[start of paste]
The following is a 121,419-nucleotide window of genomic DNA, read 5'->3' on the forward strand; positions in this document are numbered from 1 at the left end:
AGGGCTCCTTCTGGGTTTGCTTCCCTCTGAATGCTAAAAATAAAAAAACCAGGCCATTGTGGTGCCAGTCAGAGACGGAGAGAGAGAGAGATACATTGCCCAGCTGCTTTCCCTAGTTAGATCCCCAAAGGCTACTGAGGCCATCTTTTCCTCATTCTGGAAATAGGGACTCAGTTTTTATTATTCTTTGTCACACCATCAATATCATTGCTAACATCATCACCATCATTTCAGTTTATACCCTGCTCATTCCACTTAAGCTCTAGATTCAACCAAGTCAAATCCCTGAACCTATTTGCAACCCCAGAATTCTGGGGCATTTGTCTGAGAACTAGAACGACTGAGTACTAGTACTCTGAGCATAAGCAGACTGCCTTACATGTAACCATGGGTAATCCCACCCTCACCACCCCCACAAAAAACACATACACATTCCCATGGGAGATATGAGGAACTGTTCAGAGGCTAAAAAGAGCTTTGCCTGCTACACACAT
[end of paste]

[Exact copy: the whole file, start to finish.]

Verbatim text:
The following is a 121,419-nucleotide window of genomic DNA, read 5'->3' on the forward strand; positions in this document are numbered from 1 at the left end:
AGGGCTCCTTCTGGGTTTGCTTCCCTCTGAATGCTAAAAATAAAAAAACCAGGCCATTGTGGTGCCAGTCAGAGACGGAGAGAGAGAGAGATACATTGCCCAGCTGCTTTCCCTAGTTAGATCCCCAAAGGCTACTGAGGCCATCTTTTCCTCATTCTGGAAATAGGGACTCAGTTTTTATTATTCTTTGTCACACCATCAATATCATTGCTAACATCATCACCATCATTTCAGTTTATACCCTGCTCATTCCACTTAAGCTCTAGATTCAACCAAGTCAAATCCCTGAACCTATTTGCAACCCCAGAATTCTGGGGCATTTGTCTGAGAACTAGAACGACTGAGTACTAGTACTCTGAGCATAAGCAGACTGCCTTACATGTAACCATGGGTAATCCCACCCTCACCACCCCCACAAAAAACACATACACATTCCCATGGGAGATATGAGGAACTGTTCAGAGGCTAAAAAGAGCTTTGCCTGCTACACACAT